1918 - 1990
Bernstein was born on August 25, 1918 in Lawrence,
Massachusetts, and he died on October 14, 1990 in New York City.
He was married to actress Felicia Montealegre for 25 years, and
they had four children.
Bernstein was exposed to music at an early age, and he played
the piano from the age of 10. He attended Boston Latin School
and Harvard University, where he received an A.B. in 1939. He
continued his studies at the Curtis Institute in Philadelphia
from 1939 to 1941. Then he studied conducting with Serge
Koussevitsky and Fritz Reiner, two of the most famous conductors
of the day.
In 1943, Bernstein was appointed assistant conductor of the New
York Philharmonic Orchestra. He became an overnight success on
November 14, 1943, when he unexpectedly substituted for the
conductor Bruno Walter, who had become ill. Bernstein was able
to conduct the concert with confidence and composure. He knew
the music well and his interpretation met with the approval of
the audience. After that, Bernstein became conductor of the New
York City Center Orchestra from 1945 to 1947. He also appeared
as a guest conductor in other American cities as well as in
Europe and in Israel.
In 1953, Bernstein was the first American to conduct at La Scala
in Milan, Italy. From 1958 to 1969, Bernstein was the conductor
and musical director of the New York Philharmonic Orchestra,. He
also appeared as a piano soloist while conducting from the
keyboard. The orchestra made several tours to Europe, the Soviet
Union, Japan, and Latin America. Bernstein achieved worldwide
popularity on these travels, and he was sought after as a guest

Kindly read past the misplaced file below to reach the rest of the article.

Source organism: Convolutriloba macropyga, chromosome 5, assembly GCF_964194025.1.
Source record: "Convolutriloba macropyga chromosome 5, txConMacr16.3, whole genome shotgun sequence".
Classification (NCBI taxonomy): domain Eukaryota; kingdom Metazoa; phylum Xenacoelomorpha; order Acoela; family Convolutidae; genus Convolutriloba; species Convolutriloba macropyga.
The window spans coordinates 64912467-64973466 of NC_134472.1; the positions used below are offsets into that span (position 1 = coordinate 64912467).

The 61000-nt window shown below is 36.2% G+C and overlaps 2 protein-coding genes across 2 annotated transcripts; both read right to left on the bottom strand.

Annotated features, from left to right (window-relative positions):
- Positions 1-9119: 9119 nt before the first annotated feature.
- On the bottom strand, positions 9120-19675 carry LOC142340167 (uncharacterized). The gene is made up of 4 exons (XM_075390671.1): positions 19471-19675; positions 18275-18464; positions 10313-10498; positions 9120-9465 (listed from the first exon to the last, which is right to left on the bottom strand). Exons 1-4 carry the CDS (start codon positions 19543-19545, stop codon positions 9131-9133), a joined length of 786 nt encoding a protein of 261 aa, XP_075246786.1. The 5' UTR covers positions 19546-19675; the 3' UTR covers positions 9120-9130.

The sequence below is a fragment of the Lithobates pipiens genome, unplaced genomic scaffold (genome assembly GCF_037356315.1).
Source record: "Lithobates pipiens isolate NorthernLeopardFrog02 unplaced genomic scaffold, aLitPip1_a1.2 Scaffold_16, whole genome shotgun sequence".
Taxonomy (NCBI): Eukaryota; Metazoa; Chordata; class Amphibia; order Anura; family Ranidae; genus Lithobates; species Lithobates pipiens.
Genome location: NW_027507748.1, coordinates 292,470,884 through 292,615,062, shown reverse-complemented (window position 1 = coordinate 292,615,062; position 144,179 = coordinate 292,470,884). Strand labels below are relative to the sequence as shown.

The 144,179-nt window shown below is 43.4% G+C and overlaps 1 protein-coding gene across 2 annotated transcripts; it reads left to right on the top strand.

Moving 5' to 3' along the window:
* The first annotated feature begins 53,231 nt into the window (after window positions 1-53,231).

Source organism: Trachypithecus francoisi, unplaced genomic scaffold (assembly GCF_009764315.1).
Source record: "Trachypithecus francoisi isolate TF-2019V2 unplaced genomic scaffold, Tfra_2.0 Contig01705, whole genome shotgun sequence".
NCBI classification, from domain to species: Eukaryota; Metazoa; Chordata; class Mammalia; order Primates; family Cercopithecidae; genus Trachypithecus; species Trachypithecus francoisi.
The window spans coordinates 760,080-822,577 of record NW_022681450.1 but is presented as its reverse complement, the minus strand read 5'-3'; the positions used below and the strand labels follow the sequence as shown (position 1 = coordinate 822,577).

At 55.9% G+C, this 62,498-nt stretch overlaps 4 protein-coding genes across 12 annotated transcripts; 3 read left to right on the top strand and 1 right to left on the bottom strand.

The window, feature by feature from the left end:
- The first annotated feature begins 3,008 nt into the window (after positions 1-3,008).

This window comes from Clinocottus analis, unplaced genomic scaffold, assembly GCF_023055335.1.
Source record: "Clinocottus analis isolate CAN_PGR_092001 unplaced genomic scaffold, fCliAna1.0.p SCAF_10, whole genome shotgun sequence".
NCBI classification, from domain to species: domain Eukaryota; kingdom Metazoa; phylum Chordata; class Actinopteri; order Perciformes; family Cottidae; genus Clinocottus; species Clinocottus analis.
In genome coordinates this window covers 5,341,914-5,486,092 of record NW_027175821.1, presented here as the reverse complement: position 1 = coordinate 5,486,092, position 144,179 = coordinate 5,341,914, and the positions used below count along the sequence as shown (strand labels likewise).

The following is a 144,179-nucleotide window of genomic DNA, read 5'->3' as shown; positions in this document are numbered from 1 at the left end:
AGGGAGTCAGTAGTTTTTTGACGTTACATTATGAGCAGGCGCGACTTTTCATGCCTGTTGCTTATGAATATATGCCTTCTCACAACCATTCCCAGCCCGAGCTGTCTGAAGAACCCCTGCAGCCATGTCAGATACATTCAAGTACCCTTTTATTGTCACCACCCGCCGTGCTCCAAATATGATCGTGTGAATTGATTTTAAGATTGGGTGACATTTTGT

conductor with major orchestras in many countries.
As a composer, Bernstein combined classical techniques with jazz
idioms and Jewish liturgical themes, which can be heard in his
Jeremiah Symphony (1942) and his oratorio Kaddish (1963). He
also employed jazz rhythms in Age of Anxiety, written for piano
and orchestra in 1949. The Chichester Psalms (1965) and Mass
(written for the opening of the John F. Kennedy Center for the
Performing Arts in Washington, DC in 1971) are examples of his
Bernstein wrote several Broadway musicals, among them On the
Town (1944), Candide (1956), and West Side Story (1957). He also
wrote the musical score for the movie On the Waterfront (1954)
as well as several dance, song, and theater pieces.
In the early 1960s, Bernstein instituted a series of Saturday
afternoon Young People's Concerts on television, at which he
explained the story of the music, had members of the orchestra
demonstrate their instruments, and generally introduced young
people to classical music. Other conductors have used the same
format with somewhat less success than Bernstein enjoyed.
Toward the end of his career, Bernstein was permanent guest
conductor of the Vienna Philharmonic as well as the Israel
Leonard Bernstein (1918-1990) was an American composer,
conductor, and pianist. His special gifts in bridging the gap
between the concert hall and the world of Broadway made him one
of the most glamorous musical figures of his day.
Leonard Bernstein was born Louis Bernstein in Lawrence,
Massachusetts, on August 25, 1918, to Russian-Jewish immigrants.
He changed his name to Leonard at the age of sixteen. The family
soon moved to Boston, where Leonard studied at Boston Latin
School and Harvard University. Although he had taken piano
lessons from the age of 10 and engaged in musical activities at
college, his intensive musical training began only in 1939 at
the Curtis Institute. The following summer, at the Berkshire
Music Festival, he met Serge Koussevitsky, who was to be his
chief mentor in the early years.
On Koussevitsky's recommendation two years later, Artur
Rodzinski made Bernstein his assistant conductor at the New York
Philharmonic. The suddenness of this appointment, coming after
two somewhat directionless years, was superseded only by the
dramatic events of November 14, 1943. With less than 24 hours'
notice and no rehearsal, Bernstein substituted for the ailing
Bruno Walter at Carnegie Hall and led the Philharmonic through a
difficult program which he had studied hastily at best. By the
concert's end the audience knew it had witnessed the debut of a
born conductor. The New York Times ran a front-page story the
following morning, and Bernstein's career as a public figure had
begun. During the next few years he was guest conductor of every
major orchestra in the United States until, in 1958, he became
music director of the New York Philharmonic.
Bernstein's multi-faceted career might have filled several